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ORIGINAL RESEARCH article

Front. Psychol. | doi: 10.3389/fpsyg.2021.626118

Interindividual variation refuses to go away: a Bayesian computer model of language change in communicative networks Provisionally accepted The final, formatted version of the article will be published soon. Notify me

  • 1Lumière University Lyon 2, France
  • 2UMR5596 Dynamique du Langage, France

Treating the speech communities as homogeneous entities is not an accurate representation of reality, as it misses some of the complexities of linguistic interactions. Inter-individual variation and multiple types of biases are ubiquitous in speech communities, regardless of their size. This variation is often neglected due to the assumption that “majority rules”, and that the language adopted by the community will override any such biases by forcing the individuals to overcome their own biases and avoid having their use of language being treated as “idiosyncratic” or outright “pathological”. In this paper, we use computer simulations of Bayesian linguistic agents embedded in communicative networks to investigate how biased individuals, representing a minority of the population, interact with the unbiased majority, how a shared language emerges, and the dynamics of these biases across time. We tested different network sizes (from very small to very large) and types (random, scale-free, and small-world), along with different strengths and types of bias (modelled through the Bayesian prior distribution of the agents and the mechanism used for generating utterances: either sampling from the posterior distribution or picking the value with the maximum probability). The results show that, while the biased agents, even when being in the minority, do adapt their language by going against their a priori preferences, they are far from being swamped by the majority, and instead the emergent shared language of the whole community is influenced by their bias.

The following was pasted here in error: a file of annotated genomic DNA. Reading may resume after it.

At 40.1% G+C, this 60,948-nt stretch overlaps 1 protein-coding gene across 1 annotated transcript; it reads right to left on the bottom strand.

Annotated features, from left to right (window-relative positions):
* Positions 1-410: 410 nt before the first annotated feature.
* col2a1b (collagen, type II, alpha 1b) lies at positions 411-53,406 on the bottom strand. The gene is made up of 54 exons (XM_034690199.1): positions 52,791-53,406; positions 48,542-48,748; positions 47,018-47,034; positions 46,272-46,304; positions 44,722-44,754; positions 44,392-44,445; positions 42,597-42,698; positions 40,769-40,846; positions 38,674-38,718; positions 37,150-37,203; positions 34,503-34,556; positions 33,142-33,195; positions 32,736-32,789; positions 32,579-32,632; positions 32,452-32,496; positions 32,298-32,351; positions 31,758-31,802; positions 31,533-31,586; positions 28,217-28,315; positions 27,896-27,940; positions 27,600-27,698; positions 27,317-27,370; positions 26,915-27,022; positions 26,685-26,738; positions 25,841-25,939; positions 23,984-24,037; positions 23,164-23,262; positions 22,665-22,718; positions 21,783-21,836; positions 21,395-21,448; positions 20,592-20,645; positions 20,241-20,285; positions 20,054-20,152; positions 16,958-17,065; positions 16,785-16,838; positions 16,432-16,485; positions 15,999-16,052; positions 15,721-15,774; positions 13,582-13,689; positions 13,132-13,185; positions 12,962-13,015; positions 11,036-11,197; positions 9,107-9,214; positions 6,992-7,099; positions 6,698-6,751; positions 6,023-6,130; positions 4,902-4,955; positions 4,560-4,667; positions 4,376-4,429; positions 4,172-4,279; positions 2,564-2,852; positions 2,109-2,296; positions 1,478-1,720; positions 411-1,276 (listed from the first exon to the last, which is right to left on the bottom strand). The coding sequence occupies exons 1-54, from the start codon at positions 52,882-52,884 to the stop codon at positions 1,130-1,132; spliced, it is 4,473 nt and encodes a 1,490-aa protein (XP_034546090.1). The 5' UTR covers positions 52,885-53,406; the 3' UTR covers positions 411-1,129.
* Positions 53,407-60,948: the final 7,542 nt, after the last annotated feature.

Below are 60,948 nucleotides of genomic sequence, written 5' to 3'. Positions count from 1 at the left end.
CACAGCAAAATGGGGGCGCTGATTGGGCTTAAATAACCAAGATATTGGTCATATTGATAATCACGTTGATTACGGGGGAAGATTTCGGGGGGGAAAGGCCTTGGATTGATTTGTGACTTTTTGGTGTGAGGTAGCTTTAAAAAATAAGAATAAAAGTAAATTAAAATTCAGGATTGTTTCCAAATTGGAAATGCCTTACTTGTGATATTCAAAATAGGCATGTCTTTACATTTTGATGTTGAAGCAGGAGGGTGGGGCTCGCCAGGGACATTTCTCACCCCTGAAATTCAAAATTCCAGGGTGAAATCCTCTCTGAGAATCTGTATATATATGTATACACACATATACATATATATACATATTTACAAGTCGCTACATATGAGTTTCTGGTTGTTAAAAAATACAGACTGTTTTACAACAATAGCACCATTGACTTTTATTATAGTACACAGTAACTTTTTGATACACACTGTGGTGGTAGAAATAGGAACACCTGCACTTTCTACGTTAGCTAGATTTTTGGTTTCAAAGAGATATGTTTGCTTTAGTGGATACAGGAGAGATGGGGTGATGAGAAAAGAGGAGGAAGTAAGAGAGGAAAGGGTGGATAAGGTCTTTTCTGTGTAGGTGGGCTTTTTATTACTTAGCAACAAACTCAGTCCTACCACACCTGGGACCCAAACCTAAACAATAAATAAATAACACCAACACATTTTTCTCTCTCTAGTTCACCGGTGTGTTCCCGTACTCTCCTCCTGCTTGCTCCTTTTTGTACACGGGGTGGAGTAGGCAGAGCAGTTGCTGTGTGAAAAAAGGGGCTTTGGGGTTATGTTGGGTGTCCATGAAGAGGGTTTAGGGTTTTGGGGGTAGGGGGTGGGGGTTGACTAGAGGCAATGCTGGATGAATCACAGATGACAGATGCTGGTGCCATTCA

Keywords: language evolution, iterated learning, Interindividual variation, Bayesian agents, communicative networks

Received: 04 Nov 2020; Accepted: 12 May 2021.

Copyright: © 2021 Josserand, Tang, Pellegrino and Dediu. This is an open-access article distributed under the terms of the Creative Commons Attribution License (CC BY). The use, distribution or reproduction in other forums is permitted, provided the original author(s) and the copyright owner(s) are credited and that the original publication in this journal is cited, in accordance with accepted academic practice. No use, distribution or reproduction is permitted which does not comply with these terms.

* Correspondence: Mx. Mathilde Josserand, Lumière University Lyon 2, Lyon, France, mathilde.josserand@univ-lyon2.fr